Wednesday, November 10, 2010

In the Name of Accountability

A big word in education these days is accountability. I heard outgoing chancellor of NYC schools Joel Klein use it at least 10 times in a five and a half minute interview tonight. To me, the problem with accountability-- like the statistics that are its handmaidens-- is that more often than not, it is in the eye of the beholder, even while pretending to be otherwise. Ironically, Klein spent the largest part of the interview re-interpreting this summer's negative test numbers in an effort to convince us that he has earned an A during his tenure. Maybe he's right; his boss likes the job he did, even if many parents and teachers do not. Is that accountability?

In my district, our superintendent, now in his sophomore year, has also placed accountability at the forefront, unfortunately without specifically defining it. Along with Excellence, Integrity, Diversity, and Collaboration, Accountability is one of our proposed "Core Values," as in we take responsibility for our progress and are transparent in evaluating student success and our use of the community’s resources. Okay. I can be accountable by that definition. I think.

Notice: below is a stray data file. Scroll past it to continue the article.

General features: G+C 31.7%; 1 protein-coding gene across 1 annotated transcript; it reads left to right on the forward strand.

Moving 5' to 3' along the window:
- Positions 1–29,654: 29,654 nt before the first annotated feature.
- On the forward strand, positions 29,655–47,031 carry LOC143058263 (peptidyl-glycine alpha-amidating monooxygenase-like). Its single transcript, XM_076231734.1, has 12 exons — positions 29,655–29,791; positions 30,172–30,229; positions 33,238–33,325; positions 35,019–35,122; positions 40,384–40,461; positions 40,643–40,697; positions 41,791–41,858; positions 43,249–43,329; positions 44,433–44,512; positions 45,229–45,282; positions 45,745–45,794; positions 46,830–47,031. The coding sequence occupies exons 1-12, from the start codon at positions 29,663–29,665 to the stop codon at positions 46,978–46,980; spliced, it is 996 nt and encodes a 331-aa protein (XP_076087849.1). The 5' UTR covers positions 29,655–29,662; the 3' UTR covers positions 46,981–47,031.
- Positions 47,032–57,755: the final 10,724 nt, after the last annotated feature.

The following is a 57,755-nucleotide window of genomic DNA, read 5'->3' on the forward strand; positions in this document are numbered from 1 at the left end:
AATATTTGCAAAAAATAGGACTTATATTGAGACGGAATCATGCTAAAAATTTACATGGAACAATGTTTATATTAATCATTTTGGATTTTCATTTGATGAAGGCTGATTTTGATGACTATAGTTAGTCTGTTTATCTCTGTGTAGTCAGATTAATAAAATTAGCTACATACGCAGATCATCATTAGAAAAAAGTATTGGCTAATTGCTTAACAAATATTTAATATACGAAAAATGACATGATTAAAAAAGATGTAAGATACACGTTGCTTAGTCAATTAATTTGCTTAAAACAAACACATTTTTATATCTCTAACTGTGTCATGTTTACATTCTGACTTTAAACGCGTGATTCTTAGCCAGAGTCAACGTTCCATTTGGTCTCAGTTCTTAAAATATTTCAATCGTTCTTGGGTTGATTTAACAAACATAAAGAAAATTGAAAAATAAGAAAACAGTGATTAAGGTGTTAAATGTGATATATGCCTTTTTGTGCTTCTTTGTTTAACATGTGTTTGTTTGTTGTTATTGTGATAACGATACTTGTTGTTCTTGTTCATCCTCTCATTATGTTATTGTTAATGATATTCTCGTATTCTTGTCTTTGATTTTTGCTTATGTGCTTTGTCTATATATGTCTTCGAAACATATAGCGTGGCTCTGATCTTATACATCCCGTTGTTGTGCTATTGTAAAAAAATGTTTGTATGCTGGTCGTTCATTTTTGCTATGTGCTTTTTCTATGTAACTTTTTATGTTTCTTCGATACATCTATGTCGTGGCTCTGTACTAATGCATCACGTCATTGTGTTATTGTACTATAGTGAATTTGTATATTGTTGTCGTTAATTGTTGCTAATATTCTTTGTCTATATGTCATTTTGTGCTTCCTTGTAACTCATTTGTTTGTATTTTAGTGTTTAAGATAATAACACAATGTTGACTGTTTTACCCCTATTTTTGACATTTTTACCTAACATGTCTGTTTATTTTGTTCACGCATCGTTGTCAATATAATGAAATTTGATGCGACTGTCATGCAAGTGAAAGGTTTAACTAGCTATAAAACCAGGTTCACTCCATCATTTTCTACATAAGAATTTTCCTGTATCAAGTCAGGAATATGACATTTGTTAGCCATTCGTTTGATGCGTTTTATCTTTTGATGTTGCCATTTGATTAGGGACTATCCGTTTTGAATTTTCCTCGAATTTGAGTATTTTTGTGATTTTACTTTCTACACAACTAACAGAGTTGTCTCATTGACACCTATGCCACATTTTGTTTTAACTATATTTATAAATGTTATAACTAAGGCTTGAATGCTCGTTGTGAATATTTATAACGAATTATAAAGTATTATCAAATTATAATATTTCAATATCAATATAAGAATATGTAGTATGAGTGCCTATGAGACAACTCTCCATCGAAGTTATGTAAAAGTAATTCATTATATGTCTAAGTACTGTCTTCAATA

Not surprisingly, this vague notion of accountability is filtering down and being bandied about in all sorts of settings. For example, today I was in a meeting where another teacher insisted that she wanted the units she was required to submit to come back with comments, even after acknowledging that she wouldn't necessarily find the comments valuable, all in the name of accountability. Where's the accountability? she asked, over and over. She wanted evidence that somebody was doing something even if it wasn't necessarily of value. Hmmm. Accountability for accountability's sake is not a very responsible use of our community's resources.

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